It’s widely understood that loneliness is as toxic to the human body in the same way that poor diet and lack of exercise are. We need each other, even while we often find other people annoying. I’ve been wondering how churches figure sort out hat problem and support environments where belonging and community flourish. Certainly, the common principals and values of the Christian faith are a bedrock for flourishing, but visit a few churches and you’ll easily see that those are simply not enough.
So, what else do we need to figure out how to belong? Does everybody get to belong? Or do we have to find our tribe first? Historically, this seems to be how it worked. Even in our Christian nation, we have been sorted between denominations, liberal and conservative, whites and people of color, and any other of a number of distinctions. But now, as the population of Christians is shrinking throughout the country, we’ve got fewer options for self sorting according to tribe. For many church communities, it’s either widen the small tent, or die.
Here are several ways we can create belonging that flourishes and lasts:
leverage change in the “fortress keepers” - teach, preach, communicate and advocate that your church is not a fortress, that there is no siege, and thinking that way is no longer acceptable or honored. Changing this mentality is imperative.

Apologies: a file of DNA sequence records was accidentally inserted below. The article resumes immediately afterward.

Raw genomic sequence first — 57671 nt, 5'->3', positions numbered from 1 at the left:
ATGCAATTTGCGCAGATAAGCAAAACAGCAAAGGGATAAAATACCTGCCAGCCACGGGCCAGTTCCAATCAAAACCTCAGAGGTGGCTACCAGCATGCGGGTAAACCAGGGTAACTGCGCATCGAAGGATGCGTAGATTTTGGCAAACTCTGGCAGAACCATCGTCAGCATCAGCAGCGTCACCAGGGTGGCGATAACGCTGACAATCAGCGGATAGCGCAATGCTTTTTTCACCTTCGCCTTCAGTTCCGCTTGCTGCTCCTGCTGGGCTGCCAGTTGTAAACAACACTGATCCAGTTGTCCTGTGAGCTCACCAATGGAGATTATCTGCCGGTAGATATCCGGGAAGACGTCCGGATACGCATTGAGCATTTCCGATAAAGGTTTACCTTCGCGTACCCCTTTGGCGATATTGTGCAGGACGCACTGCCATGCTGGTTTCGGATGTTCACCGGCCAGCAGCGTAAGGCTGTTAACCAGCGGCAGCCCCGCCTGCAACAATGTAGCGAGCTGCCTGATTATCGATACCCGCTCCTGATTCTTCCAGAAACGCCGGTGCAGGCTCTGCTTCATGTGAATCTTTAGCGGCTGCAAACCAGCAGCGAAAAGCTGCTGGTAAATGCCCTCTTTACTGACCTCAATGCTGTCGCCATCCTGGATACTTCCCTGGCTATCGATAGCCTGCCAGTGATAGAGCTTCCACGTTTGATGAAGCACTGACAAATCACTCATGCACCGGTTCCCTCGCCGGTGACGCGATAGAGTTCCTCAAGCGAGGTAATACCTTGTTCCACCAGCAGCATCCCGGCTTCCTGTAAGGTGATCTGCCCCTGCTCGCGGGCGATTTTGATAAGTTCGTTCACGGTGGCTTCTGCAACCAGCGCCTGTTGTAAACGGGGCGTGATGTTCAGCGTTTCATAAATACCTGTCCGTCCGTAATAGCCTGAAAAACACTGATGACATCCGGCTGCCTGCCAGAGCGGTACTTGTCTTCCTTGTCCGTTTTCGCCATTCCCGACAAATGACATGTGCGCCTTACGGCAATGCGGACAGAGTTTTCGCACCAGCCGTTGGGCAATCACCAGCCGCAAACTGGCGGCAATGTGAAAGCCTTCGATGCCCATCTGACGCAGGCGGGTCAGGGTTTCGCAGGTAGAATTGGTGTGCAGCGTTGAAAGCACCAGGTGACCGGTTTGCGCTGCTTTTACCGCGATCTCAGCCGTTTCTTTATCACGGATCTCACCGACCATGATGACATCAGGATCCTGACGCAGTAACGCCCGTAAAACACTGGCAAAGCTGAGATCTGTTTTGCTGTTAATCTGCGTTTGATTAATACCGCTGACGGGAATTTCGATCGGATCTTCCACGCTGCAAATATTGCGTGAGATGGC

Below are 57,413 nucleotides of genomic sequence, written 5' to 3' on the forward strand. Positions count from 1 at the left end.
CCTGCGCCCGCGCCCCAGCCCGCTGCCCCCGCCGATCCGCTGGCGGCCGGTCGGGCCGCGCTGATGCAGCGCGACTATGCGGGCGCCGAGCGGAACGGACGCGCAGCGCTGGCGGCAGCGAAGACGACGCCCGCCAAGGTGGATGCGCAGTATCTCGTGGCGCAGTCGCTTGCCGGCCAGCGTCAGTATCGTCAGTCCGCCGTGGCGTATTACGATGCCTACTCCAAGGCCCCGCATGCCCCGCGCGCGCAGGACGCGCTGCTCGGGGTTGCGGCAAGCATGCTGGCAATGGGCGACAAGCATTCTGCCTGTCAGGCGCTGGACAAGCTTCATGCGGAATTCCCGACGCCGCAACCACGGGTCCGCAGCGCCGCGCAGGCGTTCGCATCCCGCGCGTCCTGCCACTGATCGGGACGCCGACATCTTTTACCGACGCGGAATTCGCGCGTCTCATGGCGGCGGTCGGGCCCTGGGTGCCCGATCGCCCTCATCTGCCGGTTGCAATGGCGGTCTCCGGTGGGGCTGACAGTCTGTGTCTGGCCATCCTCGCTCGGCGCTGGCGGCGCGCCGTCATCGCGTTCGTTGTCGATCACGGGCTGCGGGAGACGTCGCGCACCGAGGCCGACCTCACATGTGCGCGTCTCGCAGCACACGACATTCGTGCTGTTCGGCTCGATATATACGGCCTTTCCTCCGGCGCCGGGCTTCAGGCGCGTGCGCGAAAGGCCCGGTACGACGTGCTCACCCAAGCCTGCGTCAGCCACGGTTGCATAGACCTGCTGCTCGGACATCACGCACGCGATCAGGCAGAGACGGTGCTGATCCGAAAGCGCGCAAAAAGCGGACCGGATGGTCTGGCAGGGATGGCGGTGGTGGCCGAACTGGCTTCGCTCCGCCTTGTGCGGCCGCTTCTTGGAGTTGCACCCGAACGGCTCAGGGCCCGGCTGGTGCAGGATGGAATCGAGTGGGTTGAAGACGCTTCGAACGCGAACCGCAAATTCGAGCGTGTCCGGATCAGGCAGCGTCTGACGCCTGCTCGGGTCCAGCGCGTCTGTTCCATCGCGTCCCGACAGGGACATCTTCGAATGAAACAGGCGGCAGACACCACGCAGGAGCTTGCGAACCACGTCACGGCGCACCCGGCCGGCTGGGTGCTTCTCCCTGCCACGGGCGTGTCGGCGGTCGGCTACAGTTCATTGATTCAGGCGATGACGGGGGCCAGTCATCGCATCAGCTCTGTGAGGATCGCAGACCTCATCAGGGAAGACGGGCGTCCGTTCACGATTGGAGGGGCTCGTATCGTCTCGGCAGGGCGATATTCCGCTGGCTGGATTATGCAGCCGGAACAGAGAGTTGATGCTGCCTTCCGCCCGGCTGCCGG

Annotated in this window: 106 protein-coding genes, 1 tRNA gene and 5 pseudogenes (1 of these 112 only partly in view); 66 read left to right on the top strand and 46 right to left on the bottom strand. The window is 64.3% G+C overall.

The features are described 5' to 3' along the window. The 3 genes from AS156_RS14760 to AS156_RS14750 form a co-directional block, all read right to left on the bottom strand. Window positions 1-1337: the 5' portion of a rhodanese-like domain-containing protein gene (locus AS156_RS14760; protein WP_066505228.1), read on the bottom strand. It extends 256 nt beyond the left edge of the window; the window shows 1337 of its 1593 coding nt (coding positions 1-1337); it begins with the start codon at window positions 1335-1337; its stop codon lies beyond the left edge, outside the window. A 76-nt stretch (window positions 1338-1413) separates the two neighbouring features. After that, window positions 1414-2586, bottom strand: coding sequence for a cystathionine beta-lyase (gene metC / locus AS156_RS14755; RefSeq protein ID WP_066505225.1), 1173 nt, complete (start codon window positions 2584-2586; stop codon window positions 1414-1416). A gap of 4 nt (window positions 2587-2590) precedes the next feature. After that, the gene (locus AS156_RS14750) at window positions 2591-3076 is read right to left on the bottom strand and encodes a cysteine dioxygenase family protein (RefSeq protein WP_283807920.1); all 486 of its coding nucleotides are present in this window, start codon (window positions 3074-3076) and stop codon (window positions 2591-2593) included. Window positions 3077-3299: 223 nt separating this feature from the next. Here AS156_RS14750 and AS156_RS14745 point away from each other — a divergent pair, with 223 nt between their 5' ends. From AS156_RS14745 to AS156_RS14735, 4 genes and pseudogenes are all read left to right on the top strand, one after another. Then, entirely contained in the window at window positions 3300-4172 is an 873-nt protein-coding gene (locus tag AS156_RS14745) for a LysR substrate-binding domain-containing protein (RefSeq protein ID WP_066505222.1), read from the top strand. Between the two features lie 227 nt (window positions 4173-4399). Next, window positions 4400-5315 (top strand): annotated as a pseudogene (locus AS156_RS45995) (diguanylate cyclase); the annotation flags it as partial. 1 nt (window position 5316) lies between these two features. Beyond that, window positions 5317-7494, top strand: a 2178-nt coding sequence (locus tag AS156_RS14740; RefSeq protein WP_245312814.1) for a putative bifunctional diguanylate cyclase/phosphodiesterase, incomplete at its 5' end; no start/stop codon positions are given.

cultivate knowing and sharing - create opportunities for deeper conversations and sharing of history. Don’t miss opportunities to move small talk into wide windows of knowing.
create community that laughs - enjoy play and spontaneity together; celebrate children, pets, accomplishments and interests, and make connections among people that allow them to have fun and laugh
stay positive - remember the good and celebrate it, forget the dismaying as soon as it is address and stop rehearsing it.
love the newcomer - whether she is addicted, or he is mentally ill, whether they are an intimidating genius or a five year old motor mouth, welcome and love them as a new part of the community on their terms not yours.
I’m sure there are more factors for creating a community of belonging. But this is a start. Jesus’ community was fluid, diverse, and, I suspect, as full of joy and humor as it was a meaningful activity. I pray that we can all model that kind of attractive space in our churches. We don’t have to be big to be beautiful places for the Holy Spirit to dwell and human beings to flourish.